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04-19-2018 02:49 PM
Calculating for PV of monthly payments:
PMT = 1,200
n = 198.72
i = .41667
FV = 0
Calculators are set to Begin mode and 1 P/YR.
10bII = 162,624
12c = 161,759 (book says this is the right answer)
Why is the 10bII not getting the same answer?
P.s. I have reset the 10bII calculator and still no luck.
04-19-2018 10:28 PM
First you say "monthly payments" but then you say "1 P/YR". Which is it: twelve payments per year, or one payment per year? One payment per year with N=198.72 is an impossible scenario, but if it's monthly, then P/YR should be 12, not 1.
You say i=0.41667 ... but that's a strange annual percentage rate. It looks more like a MONTHLY rate. If so, the annual rate is 5%, and the rate must be input differently on both machines: 5 [I/YR] on the 10bII, and 0.41667 [i] on the 12C, or even better, 5 [g] [i].
Also, the HP-10bII and HP-12C treat N differently. The 10bII allows fractional values for N, but the 12C only allows whole number values for N. When you say N=198.72, what do you mean by "198.72 payments"? 198 equal payments followed by a final smaller payment?
Disclaimer: I don't work for HP. I'm just another HP calculator user.
04-19-2018 10:34 PM
04-20-2018 11:35 AM
I agree with Joe that the stipulation of 1 period per year doesn't seem realistic for a problem like this, since it implies that the full term of the pension in question is close to 200 years. And while it could simply be a coincidence, an interest rate of 0.41667 seems suspiciously close to 5/12, which would be reasonable for a monthly effective rate of a 5% APR.
Even if we ignore the above and just assume that the extra-terrestrial retiree in question has a 260+ year life expectancy and the pension has a 5/12% APR with 1P/YR, the 12c and 10bII handle periods with fractional values differently. In particular, the 12c appears to treat the fractional part of the period as an "odd period" calculation, while other HP calculators that I've tried (17BII, 30b, 50g, Prime [emulator], 10bII+ [emulator]) simply use the period given in the standard TVM formulas. (Reference: page 186 of the "HP 12c Financial Calculator User's Guide", where the actual formula used by the 12c is noted as "compound interest/with simple interest used for an odd period".)
It's possible to get the same answer from your 10bII, but it requires some additional steps to mimic the handling of the odd period on the 12c. You start by solving for the PV using only the integer part of the periods:
Solve for PV: -162244.568781
Now determine the odd period factor. This is done by multiplying the interest rate by the fractional period, then adding 1. It's important to remember that the interest rate here needs to be converted to its true decimal form by dividing it by 100 before adding the 1. We actually need to divide the PV found above by this result, and to make things easier to calculate on the 10bII I'll multiply by the reciprocal instead.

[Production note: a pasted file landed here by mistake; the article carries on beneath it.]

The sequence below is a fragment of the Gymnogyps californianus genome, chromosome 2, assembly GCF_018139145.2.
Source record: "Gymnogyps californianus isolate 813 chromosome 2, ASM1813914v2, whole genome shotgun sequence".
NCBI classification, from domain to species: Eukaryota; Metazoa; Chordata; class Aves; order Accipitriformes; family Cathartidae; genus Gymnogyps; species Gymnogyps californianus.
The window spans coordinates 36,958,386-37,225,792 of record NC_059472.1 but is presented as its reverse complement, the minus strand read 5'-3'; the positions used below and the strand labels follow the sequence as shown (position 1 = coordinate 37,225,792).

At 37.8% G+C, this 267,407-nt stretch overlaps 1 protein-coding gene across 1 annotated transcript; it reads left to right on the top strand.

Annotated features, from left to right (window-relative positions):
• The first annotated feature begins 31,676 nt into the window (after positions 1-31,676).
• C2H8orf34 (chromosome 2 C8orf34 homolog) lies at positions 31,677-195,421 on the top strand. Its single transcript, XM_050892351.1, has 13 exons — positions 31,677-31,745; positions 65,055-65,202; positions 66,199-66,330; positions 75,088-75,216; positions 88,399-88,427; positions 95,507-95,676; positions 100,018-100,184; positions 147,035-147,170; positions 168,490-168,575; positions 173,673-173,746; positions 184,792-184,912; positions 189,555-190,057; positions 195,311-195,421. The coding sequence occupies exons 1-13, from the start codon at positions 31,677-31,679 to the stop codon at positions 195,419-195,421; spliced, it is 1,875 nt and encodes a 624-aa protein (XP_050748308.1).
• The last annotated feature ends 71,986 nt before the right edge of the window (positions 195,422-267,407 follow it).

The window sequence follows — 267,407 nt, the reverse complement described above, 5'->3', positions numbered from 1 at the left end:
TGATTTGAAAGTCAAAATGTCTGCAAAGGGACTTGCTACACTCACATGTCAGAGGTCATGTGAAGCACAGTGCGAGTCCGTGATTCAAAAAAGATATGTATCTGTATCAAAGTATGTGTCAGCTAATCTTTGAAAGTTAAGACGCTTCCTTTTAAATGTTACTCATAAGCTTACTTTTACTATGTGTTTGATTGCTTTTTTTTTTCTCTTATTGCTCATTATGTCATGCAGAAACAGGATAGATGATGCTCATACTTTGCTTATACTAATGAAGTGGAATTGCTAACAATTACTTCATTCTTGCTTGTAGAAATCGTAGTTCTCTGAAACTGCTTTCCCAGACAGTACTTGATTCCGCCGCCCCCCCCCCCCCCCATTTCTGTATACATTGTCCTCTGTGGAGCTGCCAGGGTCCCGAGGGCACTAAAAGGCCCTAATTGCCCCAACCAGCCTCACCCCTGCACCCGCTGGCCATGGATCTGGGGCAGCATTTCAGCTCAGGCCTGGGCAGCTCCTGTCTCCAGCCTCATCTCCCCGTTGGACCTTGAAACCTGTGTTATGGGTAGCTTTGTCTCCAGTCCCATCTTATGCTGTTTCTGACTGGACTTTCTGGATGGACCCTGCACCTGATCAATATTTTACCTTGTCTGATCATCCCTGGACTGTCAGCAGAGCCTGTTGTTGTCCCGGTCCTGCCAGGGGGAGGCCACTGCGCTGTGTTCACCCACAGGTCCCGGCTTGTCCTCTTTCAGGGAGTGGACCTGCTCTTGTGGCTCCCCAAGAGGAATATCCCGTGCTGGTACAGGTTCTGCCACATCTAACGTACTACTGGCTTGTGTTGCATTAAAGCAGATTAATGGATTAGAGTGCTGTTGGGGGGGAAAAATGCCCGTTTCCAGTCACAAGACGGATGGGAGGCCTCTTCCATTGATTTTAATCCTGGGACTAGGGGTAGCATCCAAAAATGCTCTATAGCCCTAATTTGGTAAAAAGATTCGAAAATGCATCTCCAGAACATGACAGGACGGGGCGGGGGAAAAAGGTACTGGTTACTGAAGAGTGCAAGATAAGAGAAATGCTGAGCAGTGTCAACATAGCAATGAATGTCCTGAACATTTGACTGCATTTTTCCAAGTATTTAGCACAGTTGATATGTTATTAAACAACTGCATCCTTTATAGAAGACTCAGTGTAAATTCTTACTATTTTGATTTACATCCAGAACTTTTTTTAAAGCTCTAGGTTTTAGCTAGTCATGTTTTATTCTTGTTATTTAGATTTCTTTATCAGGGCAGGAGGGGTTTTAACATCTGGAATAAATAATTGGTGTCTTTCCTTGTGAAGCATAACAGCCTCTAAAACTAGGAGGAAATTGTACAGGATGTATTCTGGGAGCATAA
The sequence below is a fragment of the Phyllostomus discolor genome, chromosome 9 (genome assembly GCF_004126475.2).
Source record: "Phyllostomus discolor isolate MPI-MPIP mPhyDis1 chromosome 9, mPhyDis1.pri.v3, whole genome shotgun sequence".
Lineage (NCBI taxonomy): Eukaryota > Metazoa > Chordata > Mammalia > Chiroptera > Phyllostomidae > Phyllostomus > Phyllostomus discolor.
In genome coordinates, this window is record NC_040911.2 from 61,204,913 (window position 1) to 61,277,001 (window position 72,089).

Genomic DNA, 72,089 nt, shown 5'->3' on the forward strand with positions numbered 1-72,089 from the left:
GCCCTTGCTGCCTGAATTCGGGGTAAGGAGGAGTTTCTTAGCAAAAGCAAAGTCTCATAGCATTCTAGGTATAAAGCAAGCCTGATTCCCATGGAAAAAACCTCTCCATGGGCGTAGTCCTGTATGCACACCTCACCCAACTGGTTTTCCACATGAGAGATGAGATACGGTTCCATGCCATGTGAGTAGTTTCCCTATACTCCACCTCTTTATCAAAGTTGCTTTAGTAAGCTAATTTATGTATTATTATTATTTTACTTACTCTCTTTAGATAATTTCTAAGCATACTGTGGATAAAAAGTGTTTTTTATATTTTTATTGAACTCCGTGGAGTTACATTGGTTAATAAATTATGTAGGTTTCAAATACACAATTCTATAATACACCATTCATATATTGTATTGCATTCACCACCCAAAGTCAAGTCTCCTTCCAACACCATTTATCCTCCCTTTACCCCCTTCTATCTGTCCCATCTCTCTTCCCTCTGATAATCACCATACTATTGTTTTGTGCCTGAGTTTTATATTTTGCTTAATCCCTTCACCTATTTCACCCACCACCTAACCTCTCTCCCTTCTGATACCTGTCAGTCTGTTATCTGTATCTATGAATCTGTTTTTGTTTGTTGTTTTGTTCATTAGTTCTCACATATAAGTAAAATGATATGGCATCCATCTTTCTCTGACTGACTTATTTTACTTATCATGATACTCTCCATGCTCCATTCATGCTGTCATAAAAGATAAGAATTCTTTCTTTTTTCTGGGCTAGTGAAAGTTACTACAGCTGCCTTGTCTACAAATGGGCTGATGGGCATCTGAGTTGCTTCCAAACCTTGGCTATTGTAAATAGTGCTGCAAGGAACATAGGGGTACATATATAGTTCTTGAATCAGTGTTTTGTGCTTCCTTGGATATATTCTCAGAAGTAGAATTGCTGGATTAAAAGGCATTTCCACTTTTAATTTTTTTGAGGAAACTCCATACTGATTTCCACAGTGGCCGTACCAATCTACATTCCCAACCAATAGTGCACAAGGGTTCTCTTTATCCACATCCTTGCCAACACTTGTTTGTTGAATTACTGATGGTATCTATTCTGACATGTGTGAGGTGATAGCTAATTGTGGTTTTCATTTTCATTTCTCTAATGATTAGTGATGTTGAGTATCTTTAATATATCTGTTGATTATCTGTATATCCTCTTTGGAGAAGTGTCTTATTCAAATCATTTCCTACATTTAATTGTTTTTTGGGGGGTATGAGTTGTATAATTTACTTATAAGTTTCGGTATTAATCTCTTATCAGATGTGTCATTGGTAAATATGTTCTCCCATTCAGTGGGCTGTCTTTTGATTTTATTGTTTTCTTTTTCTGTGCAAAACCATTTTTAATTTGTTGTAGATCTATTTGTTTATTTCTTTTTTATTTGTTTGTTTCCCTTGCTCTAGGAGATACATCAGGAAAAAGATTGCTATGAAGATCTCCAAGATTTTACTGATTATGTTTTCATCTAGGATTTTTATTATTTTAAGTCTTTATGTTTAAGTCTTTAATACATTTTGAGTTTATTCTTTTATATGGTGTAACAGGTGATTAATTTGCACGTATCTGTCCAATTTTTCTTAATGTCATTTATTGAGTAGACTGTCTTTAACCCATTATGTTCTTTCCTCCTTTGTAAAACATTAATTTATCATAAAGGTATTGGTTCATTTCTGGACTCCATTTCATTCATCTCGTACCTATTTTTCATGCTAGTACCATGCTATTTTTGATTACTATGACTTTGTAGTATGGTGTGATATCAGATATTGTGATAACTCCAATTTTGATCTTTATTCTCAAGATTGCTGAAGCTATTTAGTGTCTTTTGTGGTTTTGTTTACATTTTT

RCL I/YR (0.41667)
÷ 100 = (0.0041667)
x 0.72 = (0.003000024)
+ 1 = (1.003000024)
x RCL PV = (-161759.287038)
When I use the following input on my 12c (and 12c 30th Anniversary Edition), I get the following result:
FV: 0 (not strictly needed since it was cleared above)
Solve for PV: -161759.2870
I've tried the same steps with a variety of different values for n, i, and PMT, and the above seems to work with each one. There may in fact be an easier way to do this on the 10bII, as I'm no expert in the various modes and functions it provides (I don't own one). But I believe the above provides consistent results when compared to a 12c used with similar input.
Just curious: what textbook has this problem?
04-20-2018 11:58 AM
When I first read the answer I also thought it was weird. I originally was using 12 P/YR but was way off from the answer. My wife told me just to try 1 P/YR and I got much closer.
The question comes from the study book for the CDFA certification: The Financial Issues of Divorce - Module Two. I have typed out the full question below verbatim from the book. It is 2 parts to get to the final answer. The 1st part is what we have been discussing. You have to get it so that you can then use it as the FV in the second calculation to get the final answer which is A).
Nicole, age 48, has been married to Andy for 12 years and has worked for her current company for 19 years. She has received a statement from her company stating that based upon her current years of service and income, she is eligible to receive $1,900 per month at age 65 from her defined benefit plan. Assuming an interest rate of 5%, what is the present value of the marital portion of her plan?
Begin with 12/19 or 63% of the payments to determine the marital portion of the pension payments. This should give you $1,200.
Nicole's life expectancy, taken from a give life expectancy table, is 33.56 years, so she should live to be 81.56 years old.
Set your 12C to the beginning of the period and input:
PMT = 1,200 (monthly payment)